5 Apr 2013

A big mess of honest opinions

A thing I have been struggling with a lot lately is knowing where to draw the line. There's very few conflicts I find I can solve by making a simple yes or no choice. Even yes or no answers are more complicated than they seem: do you want some ice cream? Yes, I do, but how much, which one, in a cup or a cone, toppings, sauces? Nothing's as easy as it seems. It's not black or white (although in the case of ice cream, it really is—I'm vanilla over chocolate any day); much to E. L. James's liking, it's a whole lot of shades of grey.

How much is too much? The question of how much I can say before it turns into a problem, or before something turns into something else, or before honesty turns into straight-up cruelness is one that's always bothered me. I'm known for my hatred of bullshitting. I value my time, and the time I get to spend with people too much to waste it pretending to be someone I'm not, or beating around the bush for ages before telling people what I think. A lot of people agree honesty is a thing to be valued, but only to an extent. Being frank is all fun and games for a while, as long as people are at best intrigued, at worst startled. But most get very uncomfortable, and I usually end up questioning my openness.

Knowing where to draw the line between what to say and what not is not a skill I think I've mastered yet. I try hard to weigh my words but it often comes out too fast. I have a lot of stuff going on in there, and I want to tell it all. Quick. I want people to know what I think about them because I care and I think they deserve to know. I want people to see I'm interested, or that I'm not, not because I think my opinion matters but just to show I've been listening.

Well, I do think my opinion matters. There's no point in denying it; I'm a blogger, which means I'm narcissistic and self-involved enough to think my thoughts deserve to be shared and read. Whether people read them or not, that's another question. 

I am very honest on here, this I've been told. (I don't really realise it, or think about it for that matter, because this is just as honest as I am in real life.) It is mostly because, me being self-absorbed and all, this blog is first and foremost something I write for myself. Writing words out on the page helps me figure out my thoughts and discover what is true and what isn't within my own very confused mind. I guess we all have the same issues with sometimes forgetting what we really thing about stuff. It's easy to get stuck into a mindset and not take the time to hate something (or love it.) Ignorance is bliss, and indifference makes life much easier. Not having an opinion means not having to stick to it, back it up, and possibly discover you were wrong.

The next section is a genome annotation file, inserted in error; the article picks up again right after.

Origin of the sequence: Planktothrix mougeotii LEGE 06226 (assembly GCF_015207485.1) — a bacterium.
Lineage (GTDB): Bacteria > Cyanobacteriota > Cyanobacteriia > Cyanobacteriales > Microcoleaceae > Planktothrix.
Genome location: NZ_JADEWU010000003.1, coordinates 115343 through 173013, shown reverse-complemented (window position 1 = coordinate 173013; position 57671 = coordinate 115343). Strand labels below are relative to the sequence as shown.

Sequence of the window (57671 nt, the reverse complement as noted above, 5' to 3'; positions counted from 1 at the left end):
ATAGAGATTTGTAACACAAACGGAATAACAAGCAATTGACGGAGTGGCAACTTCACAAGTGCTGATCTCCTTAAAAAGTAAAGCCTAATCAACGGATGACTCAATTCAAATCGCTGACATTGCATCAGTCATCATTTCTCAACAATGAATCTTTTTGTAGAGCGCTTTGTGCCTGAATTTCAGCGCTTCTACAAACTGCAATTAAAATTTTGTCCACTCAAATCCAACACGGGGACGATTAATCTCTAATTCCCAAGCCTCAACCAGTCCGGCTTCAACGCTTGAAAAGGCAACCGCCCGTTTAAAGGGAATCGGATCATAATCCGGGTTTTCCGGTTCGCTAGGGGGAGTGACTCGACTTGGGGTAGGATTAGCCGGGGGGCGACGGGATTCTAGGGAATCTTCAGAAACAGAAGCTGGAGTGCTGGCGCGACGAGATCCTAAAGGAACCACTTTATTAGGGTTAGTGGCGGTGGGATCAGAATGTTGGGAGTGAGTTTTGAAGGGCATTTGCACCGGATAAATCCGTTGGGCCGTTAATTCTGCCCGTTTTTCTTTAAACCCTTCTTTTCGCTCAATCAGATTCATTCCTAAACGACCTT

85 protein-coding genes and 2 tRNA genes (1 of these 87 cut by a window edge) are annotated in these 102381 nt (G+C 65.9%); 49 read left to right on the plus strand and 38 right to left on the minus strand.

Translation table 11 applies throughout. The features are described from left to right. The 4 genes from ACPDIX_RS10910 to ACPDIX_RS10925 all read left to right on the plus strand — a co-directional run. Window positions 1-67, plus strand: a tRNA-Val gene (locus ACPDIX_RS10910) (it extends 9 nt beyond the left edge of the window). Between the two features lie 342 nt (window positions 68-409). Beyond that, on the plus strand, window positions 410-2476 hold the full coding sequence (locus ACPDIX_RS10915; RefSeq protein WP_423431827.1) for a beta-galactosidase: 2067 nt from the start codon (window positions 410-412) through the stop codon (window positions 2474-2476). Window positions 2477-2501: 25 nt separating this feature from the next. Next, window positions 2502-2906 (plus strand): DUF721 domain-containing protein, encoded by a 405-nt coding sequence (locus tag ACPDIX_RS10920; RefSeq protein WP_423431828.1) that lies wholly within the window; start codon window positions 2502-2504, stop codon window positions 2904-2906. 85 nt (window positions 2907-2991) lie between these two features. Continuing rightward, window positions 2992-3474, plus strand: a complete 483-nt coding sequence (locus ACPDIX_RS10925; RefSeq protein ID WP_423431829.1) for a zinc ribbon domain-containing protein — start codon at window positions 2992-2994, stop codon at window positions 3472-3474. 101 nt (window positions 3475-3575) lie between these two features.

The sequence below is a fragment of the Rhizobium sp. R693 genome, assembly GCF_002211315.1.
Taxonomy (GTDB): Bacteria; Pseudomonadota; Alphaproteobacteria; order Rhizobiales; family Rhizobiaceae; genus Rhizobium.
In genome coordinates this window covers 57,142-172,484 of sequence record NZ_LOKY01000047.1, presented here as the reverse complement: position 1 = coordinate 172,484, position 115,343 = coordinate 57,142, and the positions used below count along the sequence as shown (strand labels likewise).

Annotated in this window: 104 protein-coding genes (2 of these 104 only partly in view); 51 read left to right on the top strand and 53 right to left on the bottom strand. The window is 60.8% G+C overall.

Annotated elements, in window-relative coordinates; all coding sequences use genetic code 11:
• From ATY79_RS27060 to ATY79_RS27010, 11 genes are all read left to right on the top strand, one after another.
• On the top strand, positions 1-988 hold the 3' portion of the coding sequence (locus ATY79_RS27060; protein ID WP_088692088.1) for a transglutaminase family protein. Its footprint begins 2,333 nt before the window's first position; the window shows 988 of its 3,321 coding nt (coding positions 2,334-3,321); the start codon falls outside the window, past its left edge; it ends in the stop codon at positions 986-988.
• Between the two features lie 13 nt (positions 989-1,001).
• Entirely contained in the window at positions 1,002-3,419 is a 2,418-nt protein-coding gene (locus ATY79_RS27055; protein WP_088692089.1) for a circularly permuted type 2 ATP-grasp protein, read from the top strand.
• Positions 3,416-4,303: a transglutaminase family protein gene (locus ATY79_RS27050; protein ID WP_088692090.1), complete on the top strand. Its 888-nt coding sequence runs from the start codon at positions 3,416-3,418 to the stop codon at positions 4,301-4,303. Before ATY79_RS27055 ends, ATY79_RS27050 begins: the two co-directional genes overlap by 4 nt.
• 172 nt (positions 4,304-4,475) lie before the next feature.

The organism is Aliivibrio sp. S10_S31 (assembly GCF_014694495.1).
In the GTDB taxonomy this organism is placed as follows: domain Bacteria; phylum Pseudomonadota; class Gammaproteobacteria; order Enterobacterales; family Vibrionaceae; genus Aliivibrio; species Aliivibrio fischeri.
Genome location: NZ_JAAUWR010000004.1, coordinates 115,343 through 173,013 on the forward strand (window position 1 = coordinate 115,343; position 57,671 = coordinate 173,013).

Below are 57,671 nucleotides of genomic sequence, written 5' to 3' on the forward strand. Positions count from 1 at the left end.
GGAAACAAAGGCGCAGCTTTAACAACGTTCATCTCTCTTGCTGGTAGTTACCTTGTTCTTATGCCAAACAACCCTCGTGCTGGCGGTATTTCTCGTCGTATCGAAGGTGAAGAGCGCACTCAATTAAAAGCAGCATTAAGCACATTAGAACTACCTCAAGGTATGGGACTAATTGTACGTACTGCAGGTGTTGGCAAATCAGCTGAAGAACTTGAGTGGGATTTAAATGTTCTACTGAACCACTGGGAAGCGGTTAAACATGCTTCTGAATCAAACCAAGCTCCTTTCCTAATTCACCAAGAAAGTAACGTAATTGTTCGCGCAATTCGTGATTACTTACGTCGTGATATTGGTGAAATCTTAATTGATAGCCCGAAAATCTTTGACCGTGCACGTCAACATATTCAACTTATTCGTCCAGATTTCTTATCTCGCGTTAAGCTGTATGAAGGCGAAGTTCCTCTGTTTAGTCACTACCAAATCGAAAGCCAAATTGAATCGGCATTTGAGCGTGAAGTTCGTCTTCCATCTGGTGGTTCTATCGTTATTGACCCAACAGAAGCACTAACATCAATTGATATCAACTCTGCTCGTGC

Who cares about that, though? I don't. I have opinions, I have plenty of them, and I'm not afraid to share them. On the contrary, I'm eager to do so. Competition scares me, because the idea of fighting to win rather than for the very thing that passions you confuses me; I feel like they should be separate. But confrontation is fun. I like debates and angry rants and my friends' very, very smart comments. Sometimes I have these wise moments too, but no one would know if I didn't said what I think.

Back to this blog, I don't think I've actually sparked that much debate. No reason to get offended either, since I haven't really been attacking anyone, bar the British administration systems. However, blogging has made me cultivate the honesty. It's made me more self-aware, more reflexive, and ultimately, blunter.

Problem is, I feel like there's a thin line between honesty and bluntness, and one between being upfront and carelessly open, one between clear, healthy truth and exceeding intimacy. So many lines turn into one hell of a mess, and I'm stuck in the midst of it all, a buzzing fly with a killer headache.

This is not to say I blurt out literally everything I think. I'm not that stupid. And I like secrets. I like keeping things to myself, saving some of the mystery and having some more unsuspected stuff left to say. For all my honesty, there's probably double the amount I don't say. It's all about selection. Who do you say what when and in what way. This is what I don't know how to do. And that's why the people the closest to me get so much crap.

Ultimately, honesty doesn't depend entirely on you; the problem with it is that it can be received many ways. At the beginning of this post, I wrote that a lot of people value honesty; well, they only value it insofar as it benefits them, don't they? Ask someone to tell you what they hate about you, will they do it? Probably not (and if they do, they're surely highly downgrading what they're telling you. Do not be fooled.) This might not be a bad thing, though. I don't need to know what everyone hates about me. I do plenty of the hating myself. Honesty has its limits, and some things should probably be left unsaid.

... Or should they? I wish I could figure out my mind on this one. But I'm terrible at choosing, and in this one case, all I've been able to do is draw a blurry line and shift from side to side. Someone come and help. 

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